The Toyota 4Runner is one of the original SUVs, and one of the few that retains true off-road capability. In an age of car-based crossovers, the truck-like 4Runner is something of an anachronism. But for buyers who want an SUV that can keep going where the pavement ends, it’s hard to beat the 4Runner. For the 2020 model year, the 4Runner mixes its old school off-road capability with new safety and tech features.
The 2020 Toyota 4Runner doesn’t change much on the outside, but on the inside, it gets a new instrument panel designed to accommodate an 8.0-inch touchscreen. The 4Runner is one of the first Toyota models to get both Apple CarPlay and Android Auto, and it’s compatible with Amazon Alexa as well. That means drivers now have the choice of asking Siri, Google, or Alexa for directions to the best campsite, Toyota noted. For 2020, the 4Runner also gets two more USB ports for rear-seat passengers.
The 4Runner also gets the Toyota Safety Sense P (TSS-P) bundle of driver aids as standard equipment for 2020. TSS-P includes autonomous emergency braking, lane departure warning, automatic high beams, and adaptive cruise control.
Toyota didn’t make any major mechanical changes for 2020, so the sole engine option on the 4Runner is still a 4.0-liter V6. The naturally aspirated engine makes 270 horsepower and 278 pound-feet of torque, and is mated to a five-speed automatic transmission. Rear-wheel drive is standard, and Toyota offers two optional four-wheel drive systems. Most trim levels get a part-time system optimized for off-roading, while the Limited trim level gets a full-time system that’s better suited to on-road driving. Both four-wheel drive systems have a two-speed transfer case with low range, ensuring maximum traction on the trail.
In addition to the mechanical advantage of low range, the 4Runner uses some tech tricks to make off-roading easier. Hill-start assist is standard on all trim levels, while downhill assist is standard on the Limited and SR5 models. The latter automatically holds the 4Runner at low speeds while descending hills. The TRD Off-Road and TRD Pro models get Toyota’s Crawl Control, which basically acts as low-speed cruise control in off-road conditions, and Multi-Terrain Select, which adjusts vehicle settings for different surfaces. An optional extra on the TRD Off-Road model, Kinetic Dynamic Suspension allows more wheel travel at low speeds to make it easier to get over obstacles, but stiffens up at higher speeds to improve on-road handling.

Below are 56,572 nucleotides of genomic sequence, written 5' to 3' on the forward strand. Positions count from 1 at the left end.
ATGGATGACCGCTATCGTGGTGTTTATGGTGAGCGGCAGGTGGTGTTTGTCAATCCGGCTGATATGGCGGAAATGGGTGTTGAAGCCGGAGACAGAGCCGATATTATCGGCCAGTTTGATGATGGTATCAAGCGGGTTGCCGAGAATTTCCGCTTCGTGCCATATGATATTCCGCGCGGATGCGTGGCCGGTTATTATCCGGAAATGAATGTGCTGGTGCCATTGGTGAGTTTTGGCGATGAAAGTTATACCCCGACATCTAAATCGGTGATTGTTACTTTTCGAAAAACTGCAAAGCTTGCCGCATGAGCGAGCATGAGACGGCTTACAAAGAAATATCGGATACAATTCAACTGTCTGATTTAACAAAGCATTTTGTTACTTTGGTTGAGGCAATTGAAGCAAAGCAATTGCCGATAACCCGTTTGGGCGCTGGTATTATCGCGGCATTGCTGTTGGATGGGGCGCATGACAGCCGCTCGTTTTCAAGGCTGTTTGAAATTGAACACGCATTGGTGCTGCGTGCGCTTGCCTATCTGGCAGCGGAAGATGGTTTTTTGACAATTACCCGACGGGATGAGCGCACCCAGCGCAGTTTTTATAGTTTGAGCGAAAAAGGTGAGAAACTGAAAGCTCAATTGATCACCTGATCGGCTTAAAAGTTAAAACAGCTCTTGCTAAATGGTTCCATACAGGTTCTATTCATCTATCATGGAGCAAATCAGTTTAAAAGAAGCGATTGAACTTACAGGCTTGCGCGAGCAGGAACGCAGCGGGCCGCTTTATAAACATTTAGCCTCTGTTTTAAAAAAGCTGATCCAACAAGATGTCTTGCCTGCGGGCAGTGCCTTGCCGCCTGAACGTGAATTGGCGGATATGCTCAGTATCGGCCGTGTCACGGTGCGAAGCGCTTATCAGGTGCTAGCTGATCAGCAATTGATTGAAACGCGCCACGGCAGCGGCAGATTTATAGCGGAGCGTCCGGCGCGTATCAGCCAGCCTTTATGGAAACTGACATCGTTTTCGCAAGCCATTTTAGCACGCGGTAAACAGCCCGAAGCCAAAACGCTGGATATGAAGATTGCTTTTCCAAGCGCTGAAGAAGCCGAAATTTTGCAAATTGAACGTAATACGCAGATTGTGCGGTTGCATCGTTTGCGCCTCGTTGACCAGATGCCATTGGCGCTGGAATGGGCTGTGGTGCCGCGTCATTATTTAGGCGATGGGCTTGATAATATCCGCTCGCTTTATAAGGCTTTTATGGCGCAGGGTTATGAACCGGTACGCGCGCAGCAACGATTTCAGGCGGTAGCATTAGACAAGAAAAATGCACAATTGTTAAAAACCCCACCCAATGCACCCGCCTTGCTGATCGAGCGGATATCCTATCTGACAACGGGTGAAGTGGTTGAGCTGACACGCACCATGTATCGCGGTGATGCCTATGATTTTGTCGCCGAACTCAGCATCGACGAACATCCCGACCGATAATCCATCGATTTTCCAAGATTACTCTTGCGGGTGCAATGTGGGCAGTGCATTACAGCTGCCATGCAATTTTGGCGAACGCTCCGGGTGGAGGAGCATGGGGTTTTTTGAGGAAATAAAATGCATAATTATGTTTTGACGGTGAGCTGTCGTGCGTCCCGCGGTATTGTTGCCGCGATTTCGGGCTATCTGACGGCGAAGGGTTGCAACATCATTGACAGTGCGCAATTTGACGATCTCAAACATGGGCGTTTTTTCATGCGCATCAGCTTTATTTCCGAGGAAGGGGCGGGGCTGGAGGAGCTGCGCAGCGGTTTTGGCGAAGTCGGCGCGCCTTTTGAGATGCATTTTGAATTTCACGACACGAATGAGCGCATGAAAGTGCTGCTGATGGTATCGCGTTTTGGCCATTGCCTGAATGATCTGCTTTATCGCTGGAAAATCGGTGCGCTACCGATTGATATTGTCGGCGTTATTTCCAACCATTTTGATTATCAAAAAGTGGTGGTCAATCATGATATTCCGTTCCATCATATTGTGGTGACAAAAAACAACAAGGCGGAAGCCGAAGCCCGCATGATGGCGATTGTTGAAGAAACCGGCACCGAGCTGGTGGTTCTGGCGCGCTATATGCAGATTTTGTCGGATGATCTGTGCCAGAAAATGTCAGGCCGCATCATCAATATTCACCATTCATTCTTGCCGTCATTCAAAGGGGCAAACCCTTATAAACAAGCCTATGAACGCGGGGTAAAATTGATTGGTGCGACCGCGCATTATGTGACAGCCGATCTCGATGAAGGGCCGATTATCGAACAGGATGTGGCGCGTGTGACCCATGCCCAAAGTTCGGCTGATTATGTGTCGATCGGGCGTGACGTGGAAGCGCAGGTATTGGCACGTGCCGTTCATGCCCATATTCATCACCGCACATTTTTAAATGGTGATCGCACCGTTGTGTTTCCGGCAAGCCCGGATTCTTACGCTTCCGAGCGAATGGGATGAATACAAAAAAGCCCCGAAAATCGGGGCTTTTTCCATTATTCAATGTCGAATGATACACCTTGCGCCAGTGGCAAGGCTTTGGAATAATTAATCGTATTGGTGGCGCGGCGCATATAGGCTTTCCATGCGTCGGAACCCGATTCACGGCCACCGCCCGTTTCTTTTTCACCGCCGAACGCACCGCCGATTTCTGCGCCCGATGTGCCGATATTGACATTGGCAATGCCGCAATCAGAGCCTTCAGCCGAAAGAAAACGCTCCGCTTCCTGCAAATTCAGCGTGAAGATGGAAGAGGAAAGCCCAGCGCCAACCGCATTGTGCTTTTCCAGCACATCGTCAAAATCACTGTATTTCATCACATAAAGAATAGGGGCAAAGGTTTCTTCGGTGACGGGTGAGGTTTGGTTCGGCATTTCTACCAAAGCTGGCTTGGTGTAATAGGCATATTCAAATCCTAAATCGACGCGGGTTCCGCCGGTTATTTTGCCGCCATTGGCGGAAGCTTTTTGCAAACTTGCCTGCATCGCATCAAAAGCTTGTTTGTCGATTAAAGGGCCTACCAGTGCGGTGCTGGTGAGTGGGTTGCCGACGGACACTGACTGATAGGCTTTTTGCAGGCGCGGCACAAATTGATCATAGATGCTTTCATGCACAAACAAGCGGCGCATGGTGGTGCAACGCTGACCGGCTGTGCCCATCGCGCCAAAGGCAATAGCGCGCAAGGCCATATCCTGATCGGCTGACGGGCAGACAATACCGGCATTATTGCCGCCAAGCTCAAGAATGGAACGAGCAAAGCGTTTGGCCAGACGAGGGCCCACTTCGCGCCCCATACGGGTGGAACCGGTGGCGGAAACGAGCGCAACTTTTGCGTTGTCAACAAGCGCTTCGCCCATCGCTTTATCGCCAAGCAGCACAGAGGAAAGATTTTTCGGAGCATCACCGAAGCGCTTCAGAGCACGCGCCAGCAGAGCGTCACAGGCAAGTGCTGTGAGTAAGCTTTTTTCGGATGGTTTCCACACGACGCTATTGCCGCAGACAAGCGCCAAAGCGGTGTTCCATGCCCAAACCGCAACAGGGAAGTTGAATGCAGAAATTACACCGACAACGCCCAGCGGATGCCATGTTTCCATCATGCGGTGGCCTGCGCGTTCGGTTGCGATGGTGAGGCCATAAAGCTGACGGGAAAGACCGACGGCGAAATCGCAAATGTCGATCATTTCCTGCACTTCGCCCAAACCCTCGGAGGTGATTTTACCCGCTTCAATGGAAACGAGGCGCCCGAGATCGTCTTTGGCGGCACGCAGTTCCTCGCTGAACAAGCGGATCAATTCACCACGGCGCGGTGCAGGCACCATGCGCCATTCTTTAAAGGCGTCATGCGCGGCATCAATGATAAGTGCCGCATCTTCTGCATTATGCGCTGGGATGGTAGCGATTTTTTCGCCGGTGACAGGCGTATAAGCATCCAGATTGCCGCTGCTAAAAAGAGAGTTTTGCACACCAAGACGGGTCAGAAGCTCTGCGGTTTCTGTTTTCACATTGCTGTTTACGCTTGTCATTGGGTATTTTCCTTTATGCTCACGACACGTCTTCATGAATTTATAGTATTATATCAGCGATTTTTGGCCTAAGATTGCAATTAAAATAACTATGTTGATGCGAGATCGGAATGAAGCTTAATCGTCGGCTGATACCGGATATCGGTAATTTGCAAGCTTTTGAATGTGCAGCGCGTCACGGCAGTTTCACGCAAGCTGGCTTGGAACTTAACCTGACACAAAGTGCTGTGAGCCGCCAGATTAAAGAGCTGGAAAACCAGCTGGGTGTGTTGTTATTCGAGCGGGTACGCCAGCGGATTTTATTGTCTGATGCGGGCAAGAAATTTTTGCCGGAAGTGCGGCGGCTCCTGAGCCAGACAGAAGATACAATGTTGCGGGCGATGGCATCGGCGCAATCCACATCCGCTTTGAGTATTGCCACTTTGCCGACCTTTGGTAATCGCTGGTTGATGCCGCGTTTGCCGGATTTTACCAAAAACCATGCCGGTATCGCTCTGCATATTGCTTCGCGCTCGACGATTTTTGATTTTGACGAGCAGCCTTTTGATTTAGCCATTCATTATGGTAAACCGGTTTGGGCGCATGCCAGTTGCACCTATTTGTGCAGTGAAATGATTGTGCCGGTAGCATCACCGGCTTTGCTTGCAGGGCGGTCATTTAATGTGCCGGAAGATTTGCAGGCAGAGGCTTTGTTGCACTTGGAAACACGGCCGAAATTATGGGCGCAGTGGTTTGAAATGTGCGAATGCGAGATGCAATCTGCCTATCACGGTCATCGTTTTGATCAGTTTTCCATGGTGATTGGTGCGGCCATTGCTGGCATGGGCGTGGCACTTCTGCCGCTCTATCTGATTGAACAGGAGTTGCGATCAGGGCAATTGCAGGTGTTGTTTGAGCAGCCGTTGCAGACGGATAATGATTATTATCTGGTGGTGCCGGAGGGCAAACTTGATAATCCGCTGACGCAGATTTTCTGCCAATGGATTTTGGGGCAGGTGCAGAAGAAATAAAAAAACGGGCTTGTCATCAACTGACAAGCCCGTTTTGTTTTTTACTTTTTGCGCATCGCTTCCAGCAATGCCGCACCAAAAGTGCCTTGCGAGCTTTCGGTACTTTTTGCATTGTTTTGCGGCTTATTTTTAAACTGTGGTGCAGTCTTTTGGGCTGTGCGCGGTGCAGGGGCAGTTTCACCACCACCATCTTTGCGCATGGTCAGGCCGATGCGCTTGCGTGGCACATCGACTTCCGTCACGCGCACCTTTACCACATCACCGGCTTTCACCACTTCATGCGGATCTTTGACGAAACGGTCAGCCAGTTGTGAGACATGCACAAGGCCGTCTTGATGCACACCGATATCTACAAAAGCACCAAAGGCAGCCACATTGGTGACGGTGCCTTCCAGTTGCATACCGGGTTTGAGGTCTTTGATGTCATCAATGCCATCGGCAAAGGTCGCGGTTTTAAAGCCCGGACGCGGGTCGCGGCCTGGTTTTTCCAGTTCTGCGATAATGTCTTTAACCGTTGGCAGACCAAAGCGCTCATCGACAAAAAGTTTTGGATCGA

The TRD Pro is the most rugged 4Runner model, so it gets a few extras like 2.5-inch Fox internal-bypass shock absorbers, Nitto Terra Grappler tires, and a front skid plate. A cat back exhaust system is new for 2020. Toyota didn’t mention any performance improvement, but the new exhaust should at least make the 4Runner’s V6 sound nicer.
Pricing for the 2020 Toyota 4Runner starts at $37,140 for a base SR5 model with rear-wheel drive. A range-topping, four-wheel drive, TRD Pro model will set you back $50,885 (all prices include a mandatory $1,120 destination charge). That may seem expensive, but it’s possible to spend similar money on a Jeep Wrangler Unlimited once the options pile on.
- BMW i4 vs. Tesla Model 3: Which EV sedan is better?
- No mere EV, the sensor-stuffed EX90 is Volvo’s towering tech flagship
- Sporty Polestar 3 SUV is an EV guiding star
- We need more 7-passenger EVs, but the 2023 Mercedes EQS SUV has room to improve
- 2023 Audi Q4 E-Tron first drive: the predictable and traditional EV SUV we need